Volume 10, Number 1—January 2004
Vancomycin-resistant Enterococcus faecalis in Serbia
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|EID||Stošović B, Stepanović S, Donabedian S, Tošić T, Jovanović M. Vancomycin-resistant Enterococcus faecalis in Serbia. Emerg Infect Dis. 2004;10(1):157-158. https://dx.doi.org/10.3201/eid1001.020790|
|AMA||Stošović B, Stepanović S, Donabedian S, et al. Vancomycin-resistant Enterococcus faecalis in Serbia. Emerging Infectious Diseases. 2004;10(1):157-158. doi:10.3201/eid1001.020790.|
|APA||Stošović, B., Stepanović, S., Donabedian, S., Tošić, T., & Jovanović, M. (2004). Vancomycin-resistant Enterococcus faecalis in Serbia. Emerging Infectious Diseases, 10(1), 157-158. https://dx.doi.org/10.3201/eid1001.020790.|
To the Editor: First isolated in France (1), vancomycin-resistant enterococci (VRE) have become pathogens of major importance, particularly in the United States (2). Infections due to VRE are still uncommon in most European countries (3). We report the first isolation of high-level vancomycin-resistant Enterococcus faecalis in Serbia.
A 55-year-old woman was admitted to the Clinic for Cardiovascular Diseases, Belgrade, on April 1, 2002, for aortobifemoral bypass surgery. Three weeks after she was admitted to the hospital, an infection developed in the surgical wound and treatment with sulfamethoxazole-trimethoprim (160/800 mg q 12 h) was empirically introduced. Bacteriologic analysis of the wound swab sample showed a methicillin-resistant strain of Staphylococcus aureus, a multiresistant strain of Acinetobacter sp., a commonly susceptible strain of Enterococcus sp., and a VRE strain. According to the results of susceptibility testing, imipenem (1 g q 6 h) was added to the patient’s treatment protocol. VRE were not isolated from subsequent wound samples or any other sample submitted for microbiologic analysis. The patient was discharged at the end of the 14-day treatment period.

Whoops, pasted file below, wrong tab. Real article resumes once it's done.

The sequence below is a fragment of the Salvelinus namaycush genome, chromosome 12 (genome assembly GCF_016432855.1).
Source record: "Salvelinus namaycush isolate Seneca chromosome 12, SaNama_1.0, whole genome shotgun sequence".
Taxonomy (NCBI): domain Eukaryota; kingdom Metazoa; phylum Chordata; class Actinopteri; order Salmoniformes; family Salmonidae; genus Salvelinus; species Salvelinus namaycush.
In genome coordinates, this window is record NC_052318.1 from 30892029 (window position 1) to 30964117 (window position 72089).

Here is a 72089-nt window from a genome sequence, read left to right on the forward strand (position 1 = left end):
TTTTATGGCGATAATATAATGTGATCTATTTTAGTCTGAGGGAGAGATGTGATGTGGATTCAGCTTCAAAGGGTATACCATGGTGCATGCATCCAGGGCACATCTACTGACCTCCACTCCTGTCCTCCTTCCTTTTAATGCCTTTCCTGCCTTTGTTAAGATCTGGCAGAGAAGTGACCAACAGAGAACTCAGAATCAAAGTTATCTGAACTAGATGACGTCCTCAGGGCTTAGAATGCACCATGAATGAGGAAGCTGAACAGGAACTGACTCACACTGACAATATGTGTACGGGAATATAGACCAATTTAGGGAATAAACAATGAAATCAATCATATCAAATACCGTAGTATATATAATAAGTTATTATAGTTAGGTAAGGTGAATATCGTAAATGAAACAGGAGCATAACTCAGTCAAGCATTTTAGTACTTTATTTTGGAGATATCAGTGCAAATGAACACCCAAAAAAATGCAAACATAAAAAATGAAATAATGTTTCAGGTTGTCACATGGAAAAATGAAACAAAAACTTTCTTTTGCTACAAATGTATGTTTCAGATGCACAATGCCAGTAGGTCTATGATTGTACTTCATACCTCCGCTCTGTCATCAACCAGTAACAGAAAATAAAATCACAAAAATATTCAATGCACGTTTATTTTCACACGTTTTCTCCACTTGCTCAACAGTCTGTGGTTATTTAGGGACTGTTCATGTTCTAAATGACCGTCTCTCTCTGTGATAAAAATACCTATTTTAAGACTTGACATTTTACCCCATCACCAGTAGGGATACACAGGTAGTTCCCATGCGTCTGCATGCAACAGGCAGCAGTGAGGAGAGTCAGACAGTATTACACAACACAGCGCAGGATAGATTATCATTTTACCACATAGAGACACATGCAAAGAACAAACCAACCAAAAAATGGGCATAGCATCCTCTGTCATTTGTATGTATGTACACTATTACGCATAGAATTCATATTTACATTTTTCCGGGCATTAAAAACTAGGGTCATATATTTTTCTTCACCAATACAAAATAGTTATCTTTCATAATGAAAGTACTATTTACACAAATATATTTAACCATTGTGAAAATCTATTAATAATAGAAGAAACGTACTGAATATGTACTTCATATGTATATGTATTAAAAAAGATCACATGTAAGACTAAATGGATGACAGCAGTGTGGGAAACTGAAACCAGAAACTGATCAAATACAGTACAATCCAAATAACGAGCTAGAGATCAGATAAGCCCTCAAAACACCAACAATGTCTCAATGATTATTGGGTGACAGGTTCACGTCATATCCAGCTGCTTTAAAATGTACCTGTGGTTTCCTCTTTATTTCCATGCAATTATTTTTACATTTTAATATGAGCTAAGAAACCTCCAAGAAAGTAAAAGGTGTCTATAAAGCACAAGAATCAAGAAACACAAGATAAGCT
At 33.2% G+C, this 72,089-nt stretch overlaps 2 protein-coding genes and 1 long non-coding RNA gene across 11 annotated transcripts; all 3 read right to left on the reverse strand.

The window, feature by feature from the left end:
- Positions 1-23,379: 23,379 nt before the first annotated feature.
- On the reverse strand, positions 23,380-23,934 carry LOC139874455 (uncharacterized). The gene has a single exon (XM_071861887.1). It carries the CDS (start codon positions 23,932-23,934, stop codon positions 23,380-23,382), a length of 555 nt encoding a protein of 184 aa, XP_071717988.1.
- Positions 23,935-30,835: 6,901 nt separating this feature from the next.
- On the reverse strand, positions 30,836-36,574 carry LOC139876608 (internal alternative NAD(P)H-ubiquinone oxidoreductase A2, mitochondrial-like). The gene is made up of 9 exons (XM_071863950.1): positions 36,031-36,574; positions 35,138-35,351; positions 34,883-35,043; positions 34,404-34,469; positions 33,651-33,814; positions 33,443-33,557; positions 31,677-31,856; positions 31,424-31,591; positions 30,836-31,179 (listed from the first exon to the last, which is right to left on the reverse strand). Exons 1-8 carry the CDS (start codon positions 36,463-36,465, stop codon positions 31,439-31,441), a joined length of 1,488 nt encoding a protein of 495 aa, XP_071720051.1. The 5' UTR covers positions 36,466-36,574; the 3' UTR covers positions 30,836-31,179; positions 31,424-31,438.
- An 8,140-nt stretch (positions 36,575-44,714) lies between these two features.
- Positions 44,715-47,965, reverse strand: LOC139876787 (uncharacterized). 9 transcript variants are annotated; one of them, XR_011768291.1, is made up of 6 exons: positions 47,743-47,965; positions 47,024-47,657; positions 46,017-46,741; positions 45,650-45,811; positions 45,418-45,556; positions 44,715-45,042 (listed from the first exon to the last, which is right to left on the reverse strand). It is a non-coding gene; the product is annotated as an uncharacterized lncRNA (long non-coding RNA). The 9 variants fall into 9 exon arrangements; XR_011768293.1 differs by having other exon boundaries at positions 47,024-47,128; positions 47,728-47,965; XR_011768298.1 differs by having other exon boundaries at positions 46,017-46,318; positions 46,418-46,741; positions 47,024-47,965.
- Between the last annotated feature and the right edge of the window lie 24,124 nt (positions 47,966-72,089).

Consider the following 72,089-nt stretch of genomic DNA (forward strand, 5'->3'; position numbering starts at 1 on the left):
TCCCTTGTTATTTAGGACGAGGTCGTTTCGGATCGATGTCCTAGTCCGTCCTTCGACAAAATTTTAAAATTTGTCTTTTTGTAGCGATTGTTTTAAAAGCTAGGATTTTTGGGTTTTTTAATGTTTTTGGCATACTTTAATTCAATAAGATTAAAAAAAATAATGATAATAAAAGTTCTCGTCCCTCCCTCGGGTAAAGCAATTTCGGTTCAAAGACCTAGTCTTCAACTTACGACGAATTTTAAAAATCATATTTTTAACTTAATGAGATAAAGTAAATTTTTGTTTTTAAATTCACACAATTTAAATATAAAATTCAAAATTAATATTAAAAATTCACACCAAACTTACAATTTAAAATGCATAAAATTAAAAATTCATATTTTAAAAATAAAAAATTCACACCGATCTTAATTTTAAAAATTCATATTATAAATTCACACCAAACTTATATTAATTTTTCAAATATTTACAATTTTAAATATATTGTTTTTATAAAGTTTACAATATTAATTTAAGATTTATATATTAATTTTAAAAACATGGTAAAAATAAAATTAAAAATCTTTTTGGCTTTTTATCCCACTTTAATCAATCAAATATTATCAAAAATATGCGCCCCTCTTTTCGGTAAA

The isolate was identified as E. faecalis by biochemical characterization, as recommended by Facklam and Collins (4) and confirmed by API 20 Strep (bioMérieux, Marcy-l’Etoile, France). Susceptibility testing, performed by the disk diffusion method, showed that the isolate was resistant to vancomycin, teicoplanin, gentamicin, streptomycin, tetracycline, and ciprofloxacin, while susceptible to ampicillin, amoxicillin, amoxicillin and clavulanic acid, and imipenem. Resistance to vancomycin, teicoplanin, gentamicin, and streptomycin was confirmed by the broth dilution method, according to the National Committee for Clinical Laboratory Standards (NCCLS) recommendations (5). The obtained MICs were 256 μg/mL for vancomycin, 64 μg/mL for teicoplanin, >4,000 μg/mL for gentamicin, and >2,000 μg/mL for streptomycin. This phenotype, with high-level resistance to vancomycin and teicoplanin, is typical for the vanA genotype (2). The strain was subsequently genotyped by pulsed-field gel electrophoresis, using previously described methods (6). The presence of the vanA gene was confirmed by polymerase chain reaction assay, according to a previously described procedure (7). E. faecium EF228 was used as the positive control.